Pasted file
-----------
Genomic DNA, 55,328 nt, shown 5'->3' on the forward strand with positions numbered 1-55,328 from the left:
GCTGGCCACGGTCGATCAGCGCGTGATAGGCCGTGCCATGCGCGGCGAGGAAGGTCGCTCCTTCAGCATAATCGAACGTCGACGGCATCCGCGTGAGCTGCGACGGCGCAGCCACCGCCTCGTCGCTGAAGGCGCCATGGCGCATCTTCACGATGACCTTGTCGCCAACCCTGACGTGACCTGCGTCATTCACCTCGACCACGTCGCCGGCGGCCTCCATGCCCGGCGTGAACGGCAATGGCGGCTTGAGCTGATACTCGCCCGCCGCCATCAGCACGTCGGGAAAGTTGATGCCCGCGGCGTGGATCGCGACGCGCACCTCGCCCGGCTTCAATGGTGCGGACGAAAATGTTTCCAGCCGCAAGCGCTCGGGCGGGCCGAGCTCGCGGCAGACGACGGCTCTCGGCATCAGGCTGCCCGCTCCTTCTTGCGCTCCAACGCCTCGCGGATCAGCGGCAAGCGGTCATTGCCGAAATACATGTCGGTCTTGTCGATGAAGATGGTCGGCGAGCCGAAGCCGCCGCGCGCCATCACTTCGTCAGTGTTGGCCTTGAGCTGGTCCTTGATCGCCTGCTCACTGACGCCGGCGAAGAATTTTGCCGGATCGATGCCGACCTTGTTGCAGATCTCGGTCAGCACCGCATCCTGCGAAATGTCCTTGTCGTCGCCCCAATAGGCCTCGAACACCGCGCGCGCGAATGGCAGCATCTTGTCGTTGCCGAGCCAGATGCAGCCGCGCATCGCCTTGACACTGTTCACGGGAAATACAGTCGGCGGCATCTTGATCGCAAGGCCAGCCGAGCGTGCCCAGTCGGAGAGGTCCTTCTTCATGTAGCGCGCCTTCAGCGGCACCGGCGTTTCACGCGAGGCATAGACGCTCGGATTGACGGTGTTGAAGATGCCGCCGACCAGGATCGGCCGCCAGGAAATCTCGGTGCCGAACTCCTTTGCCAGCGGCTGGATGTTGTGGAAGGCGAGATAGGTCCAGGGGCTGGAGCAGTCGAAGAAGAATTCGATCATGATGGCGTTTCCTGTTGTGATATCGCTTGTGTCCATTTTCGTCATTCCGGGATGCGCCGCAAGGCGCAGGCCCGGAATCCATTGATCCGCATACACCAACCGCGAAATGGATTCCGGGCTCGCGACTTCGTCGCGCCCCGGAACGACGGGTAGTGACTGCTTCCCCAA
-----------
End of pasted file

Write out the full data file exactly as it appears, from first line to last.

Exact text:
Genomic DNA, 55,328 nt, shown 5'->3' on the forward strand with positions numbered 1-55,328 from the left:
GCTGGCCACGGTCGATCAGCGCGTGATAGGCCGTGCCATGCGCGGCGAGGAAGGTCGCTCCTTCAGCATAATCGAACGTCGACGGCATCCGCGTGAGCTGCGACGGCGCAGCCACCGCCTCGTCGCTGAAGGCGCCATGGCGCATCTTCACGATGACCTTGTCGCCAACCCTGACGTGACCTGCGTCATTCACCTCGACCACGTCGCCGGCGGCCTCCATGCCCGGCGTGAACGGCAATGGCGGCTTGAGCTGATACTCGCCCGCCGCCATCAGCACGTCGGGAAAGTTGATGCCCGCGGCGTGGATCGCGACGCGCACCTCGCCCGGCTTCAATGGTGCGGACGAAAATGTTTCCAGCCGCAAGCGCTCGGGCGGGCCGAGCTCGCGGCAGACGACGGCTCTCGGCATCAGGCTGCCCGCTCCTTCTTGCGCTCCAACGCCTCGCGGATCAGCGGCAAGCGGTCATTGCCGAAATACATGTCGGTCTTGTCGATGAAGATGGTCGGCGAGCCGAAGCCGCCGCGCGCCATCACTTCGTCAGTGTTGGCCTTGAGCTGGTCCTTGATCGCCTGCTCACTGACGCCGGCGAAGAATTTTGCCGGATCGATGCCGACCTTGTTGCAGATCTCGGTCAGCACCGCATCCTGCGAAATGTCCTTGTCGTCGCCCCAATAGGCCTCGAACACCGCGCGCGCGAATGGCAGCATCTTGTCGTTGCCGAGCCAGATGCAGCCGCGCATCGCCTTGACACTGTTCACGGGAAATACAGTCGGCGGCATCTTGATCGCAAGGCCAGCCGAGCGTGCCCAGTCGGAGAGGTCCTTCTTCATGTAGCGCGCCTTCAGCGGCACCGGCGTTTCACGCGAGGCATAGACGCTCGGATTGACGGTGTTGAAGATGCCGCCGACCAGGATCGGCCGCCAGGAAATCTCGGTGCCGAACTCCTTTGCCAGCGGCTGGATGTTGTGGAAGGCGAGATAGGTCCAGGGGCTGGAGCAGTCGAAGAAGAATTCGATCATGATGGCGTTTCCTGTTGTGATATCGCTTGTGTCCATTTTCGTCATTCCGGGATGCGCCGCAAGGCGCAGGCCCGGAATCCATTGATCCGCATACACCAACCGCGAAATGGATTCCGGGCTCGCGACTTCGTCGCGCCCCGGAACGACGGGTAGTGACTGCTTCCCCAA